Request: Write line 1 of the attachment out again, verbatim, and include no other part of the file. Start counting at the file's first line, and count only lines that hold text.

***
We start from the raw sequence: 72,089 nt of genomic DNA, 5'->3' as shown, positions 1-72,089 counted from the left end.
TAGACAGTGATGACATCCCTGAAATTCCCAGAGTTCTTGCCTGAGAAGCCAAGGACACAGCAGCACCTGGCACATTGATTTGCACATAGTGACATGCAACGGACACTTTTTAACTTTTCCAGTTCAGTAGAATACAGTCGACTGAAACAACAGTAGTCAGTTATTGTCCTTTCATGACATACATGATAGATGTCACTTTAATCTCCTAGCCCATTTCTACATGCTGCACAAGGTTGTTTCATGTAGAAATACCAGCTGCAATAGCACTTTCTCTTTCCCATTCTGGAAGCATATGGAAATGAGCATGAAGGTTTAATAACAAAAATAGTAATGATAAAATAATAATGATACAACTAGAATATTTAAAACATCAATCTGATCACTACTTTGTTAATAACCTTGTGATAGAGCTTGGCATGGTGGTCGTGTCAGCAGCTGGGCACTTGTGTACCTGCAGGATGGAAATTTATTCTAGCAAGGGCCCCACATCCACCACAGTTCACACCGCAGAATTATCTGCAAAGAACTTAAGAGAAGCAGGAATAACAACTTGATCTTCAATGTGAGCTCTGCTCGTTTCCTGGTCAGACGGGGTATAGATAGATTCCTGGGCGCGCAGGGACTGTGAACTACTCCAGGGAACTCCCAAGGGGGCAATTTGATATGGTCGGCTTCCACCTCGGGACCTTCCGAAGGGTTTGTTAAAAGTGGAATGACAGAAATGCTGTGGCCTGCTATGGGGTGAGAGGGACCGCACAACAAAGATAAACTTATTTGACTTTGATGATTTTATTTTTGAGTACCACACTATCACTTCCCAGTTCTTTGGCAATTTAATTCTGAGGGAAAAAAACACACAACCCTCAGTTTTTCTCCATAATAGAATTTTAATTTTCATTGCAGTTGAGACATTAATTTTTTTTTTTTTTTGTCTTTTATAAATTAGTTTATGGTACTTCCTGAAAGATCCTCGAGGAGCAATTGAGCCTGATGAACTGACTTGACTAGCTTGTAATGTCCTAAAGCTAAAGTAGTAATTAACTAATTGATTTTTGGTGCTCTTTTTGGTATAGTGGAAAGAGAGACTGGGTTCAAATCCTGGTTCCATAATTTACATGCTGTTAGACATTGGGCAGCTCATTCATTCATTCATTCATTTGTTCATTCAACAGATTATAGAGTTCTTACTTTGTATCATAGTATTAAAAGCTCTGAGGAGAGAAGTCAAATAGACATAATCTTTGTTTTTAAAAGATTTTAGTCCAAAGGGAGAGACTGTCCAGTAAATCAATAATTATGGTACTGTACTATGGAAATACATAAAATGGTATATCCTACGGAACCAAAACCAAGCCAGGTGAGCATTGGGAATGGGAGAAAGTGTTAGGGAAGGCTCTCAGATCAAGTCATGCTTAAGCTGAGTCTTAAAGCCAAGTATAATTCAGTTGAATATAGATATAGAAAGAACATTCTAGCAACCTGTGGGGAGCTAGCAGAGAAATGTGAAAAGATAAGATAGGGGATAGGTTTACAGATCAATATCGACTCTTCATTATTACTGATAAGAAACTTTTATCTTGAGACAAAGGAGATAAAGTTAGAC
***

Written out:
We start from the raw sequence: 72,089 nt of genomic DNA, 5'->3' as shown, positions 1-72,089 counted from the left end.